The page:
Pope Francis visited the parish of Sacro Cuore in Rome, the last church built by St. John Bosco, on Jan. 19, 2014, and there he emphasized the work Salesians do there with refugees. When he visited Tirana, Albania on Sep. 21, 2014, members of the Salesian community and of the Don Bosco center filled the crowd with their testimonies. And in Istanbul, Pope Francis had a private meeting Nov. 30 with refugee children at the Don Bosco Youth Center.
These meetings demonstrate the deep appreciation Pope Francis has for the work of Salesians, an appreciation which stretches back to his youth.
Jorge Bergoglio was baptized and had as a spiritual father the Salesian Fr. Enrique Pezzoli, and when he was 13 he spent one year as an intern of the Salesian College Wilfrid Baròn de los Santos Angeles.
Cardinal Tarcisio Bertone, the emeritus Secretary of State and himself a Salesian, said in a recent interview with Korazym that “Pope Francis and Don Bosco share many things.”
“Don Bosco started from the peripheries, looked for children in difficult situations, lived with them and donated his life for them. Pope Francis continually invites us not only to entertain a dialogue, but even to stay with people, to walk with them,” Cardinal Bertone stressed.
This culture of encounter, this love for any person, can be detected in the Salesians' commitment to refugees.
One of the latest expressions of this commitment is the “Don Bosco Island” project, about to start in Catania, on Sicily's eastern coast. Cardinal Bertone visited the project Jan. 17 for an informal, and yet very heartfelt, inauguration.
During the visit, Cardinal Bertone encouraged his brothers Salesians to keep up their work, despite bureacratic issues which have slowed down the starting of the center.
Don Bosco Island consists of a refugee center able to welcome around 50 unaccompanied minors.
“Our project does not just deal with providing minors shelter and food. We want them to be integrated in the Italian territory. According to law, unaccompanied minors can stay for only three months in centers, and then they have to be displaced to other areas. Through the Salesian network and our vocational training school, we start them on an educational path, we teach them a job, and the Italian language,” Fr. Giovanni D’Andrea, one of the directors of the project, told CNA Jan. 29.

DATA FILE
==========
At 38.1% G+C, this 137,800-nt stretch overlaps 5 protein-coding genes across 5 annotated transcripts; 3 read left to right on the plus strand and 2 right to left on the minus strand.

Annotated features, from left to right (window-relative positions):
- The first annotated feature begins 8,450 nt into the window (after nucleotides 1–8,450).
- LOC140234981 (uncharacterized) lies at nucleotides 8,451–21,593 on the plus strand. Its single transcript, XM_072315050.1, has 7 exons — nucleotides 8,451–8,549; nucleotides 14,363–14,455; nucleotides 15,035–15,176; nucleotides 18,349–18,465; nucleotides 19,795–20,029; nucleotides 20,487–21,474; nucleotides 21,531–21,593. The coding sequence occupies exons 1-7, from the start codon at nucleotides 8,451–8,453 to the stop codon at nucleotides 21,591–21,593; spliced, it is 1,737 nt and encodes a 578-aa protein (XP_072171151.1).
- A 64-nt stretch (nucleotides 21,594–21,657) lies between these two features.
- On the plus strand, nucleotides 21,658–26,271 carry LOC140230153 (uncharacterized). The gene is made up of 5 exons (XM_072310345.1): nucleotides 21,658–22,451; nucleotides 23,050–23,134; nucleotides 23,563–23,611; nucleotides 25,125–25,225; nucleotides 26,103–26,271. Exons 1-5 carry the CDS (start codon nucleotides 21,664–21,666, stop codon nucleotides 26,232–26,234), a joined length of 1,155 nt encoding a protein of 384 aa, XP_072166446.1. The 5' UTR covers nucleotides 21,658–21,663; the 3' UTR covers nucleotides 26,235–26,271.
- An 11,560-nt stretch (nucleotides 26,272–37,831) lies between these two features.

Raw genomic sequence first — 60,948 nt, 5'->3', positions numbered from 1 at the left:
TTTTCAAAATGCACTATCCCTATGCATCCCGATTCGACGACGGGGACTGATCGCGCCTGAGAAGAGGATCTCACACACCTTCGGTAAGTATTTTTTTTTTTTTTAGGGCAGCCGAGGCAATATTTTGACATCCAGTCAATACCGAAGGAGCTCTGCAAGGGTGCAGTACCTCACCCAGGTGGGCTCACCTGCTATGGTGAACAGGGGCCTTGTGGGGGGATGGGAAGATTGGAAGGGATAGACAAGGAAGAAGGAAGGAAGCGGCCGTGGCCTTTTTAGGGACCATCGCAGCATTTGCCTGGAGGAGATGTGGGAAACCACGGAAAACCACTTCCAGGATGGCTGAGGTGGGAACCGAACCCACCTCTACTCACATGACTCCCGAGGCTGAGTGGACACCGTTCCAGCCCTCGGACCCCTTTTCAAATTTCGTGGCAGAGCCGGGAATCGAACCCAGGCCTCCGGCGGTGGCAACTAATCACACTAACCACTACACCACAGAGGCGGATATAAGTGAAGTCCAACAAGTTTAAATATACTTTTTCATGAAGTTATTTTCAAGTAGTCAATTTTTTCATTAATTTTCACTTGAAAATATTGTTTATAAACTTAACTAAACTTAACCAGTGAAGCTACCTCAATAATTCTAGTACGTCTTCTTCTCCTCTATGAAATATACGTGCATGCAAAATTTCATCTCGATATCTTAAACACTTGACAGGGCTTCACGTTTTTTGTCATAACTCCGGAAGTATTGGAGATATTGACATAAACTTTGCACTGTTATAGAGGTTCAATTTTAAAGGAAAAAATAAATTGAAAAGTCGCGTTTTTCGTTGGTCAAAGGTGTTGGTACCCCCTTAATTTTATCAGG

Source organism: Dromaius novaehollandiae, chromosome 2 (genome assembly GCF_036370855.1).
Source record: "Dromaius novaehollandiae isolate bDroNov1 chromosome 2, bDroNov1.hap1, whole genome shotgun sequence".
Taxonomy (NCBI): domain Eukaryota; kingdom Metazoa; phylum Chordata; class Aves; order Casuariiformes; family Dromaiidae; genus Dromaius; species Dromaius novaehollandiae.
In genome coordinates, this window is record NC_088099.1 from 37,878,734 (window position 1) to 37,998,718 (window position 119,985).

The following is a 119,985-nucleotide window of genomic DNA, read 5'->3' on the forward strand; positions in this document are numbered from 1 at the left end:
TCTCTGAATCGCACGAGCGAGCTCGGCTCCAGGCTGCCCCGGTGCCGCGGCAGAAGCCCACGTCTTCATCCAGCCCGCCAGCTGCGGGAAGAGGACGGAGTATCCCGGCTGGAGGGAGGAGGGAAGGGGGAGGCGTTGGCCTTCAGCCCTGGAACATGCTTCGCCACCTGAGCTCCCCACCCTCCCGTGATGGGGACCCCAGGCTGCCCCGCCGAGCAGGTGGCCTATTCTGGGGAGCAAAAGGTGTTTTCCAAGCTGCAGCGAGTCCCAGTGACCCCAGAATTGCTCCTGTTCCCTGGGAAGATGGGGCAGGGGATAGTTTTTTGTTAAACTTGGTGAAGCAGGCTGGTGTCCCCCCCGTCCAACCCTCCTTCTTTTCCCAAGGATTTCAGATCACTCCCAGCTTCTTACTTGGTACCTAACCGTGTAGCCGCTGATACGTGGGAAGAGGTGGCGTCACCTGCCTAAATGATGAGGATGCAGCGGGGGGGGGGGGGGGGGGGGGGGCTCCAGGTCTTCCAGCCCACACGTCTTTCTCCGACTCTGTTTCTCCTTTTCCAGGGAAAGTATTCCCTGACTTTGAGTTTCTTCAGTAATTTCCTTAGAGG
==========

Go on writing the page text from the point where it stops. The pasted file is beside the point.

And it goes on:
This spirit is spread in all the Salesians' works for refugees. At Sacro Cuore, the refugee center provides a languaged school and job placament for the some 200 refugees who ask for help and assistance.
“This is not a school. This is a house,” says Sr. Marian, one of the four Missionary Nuns of the Risen Christ who are in charge of the missionary service at Sacro Cuore.
Fr. Stefano Di Fiore is in charge of the Don Bosco center in Tirana. Placed in a former refugee camp for Kosovars, the center is the soul of the block that has been built around it, providing school and activities for the young boys of the area, and currently hosting about 400 children of both sexes.
Fr. Di Fiore told CNA: “Our way of evangelizing must be a practical one. We can provide people with the joy of being together, we can provide them a job, and we have to be very attentive to respect their identity. But the way we do it is Catholic, and everyone knows it, so much so that in Tirana the sentence ‘Don Bosco method’ is common, and refers to our way of doing things.”
Pope Francis met with some of the children of refugees gathered to Don Bosco Youth Center in Istanbul during his voyage there Nov. 30.
Fr. Andrés Calleja Riuz, S.D.B., who is responsible for the center, explained to CNA: “Pope Francis will come here because we are not a school, we are a refugee center, we are a center of learning that kids can use for the future. And they are searching for the future.”
In the year of the 200th anniversary of St. John Bosco's birth, Pope Francis will have another occasion to appreciate the Salesians' work for the peripheries: on May 21, he will visit the first Salesian house, in Turin.
The House is in Valdocco, a block of Turin that was the very periphery of the city in the mid-1800s, when St. John Bosco established there the general quarters of the congregation he had founded.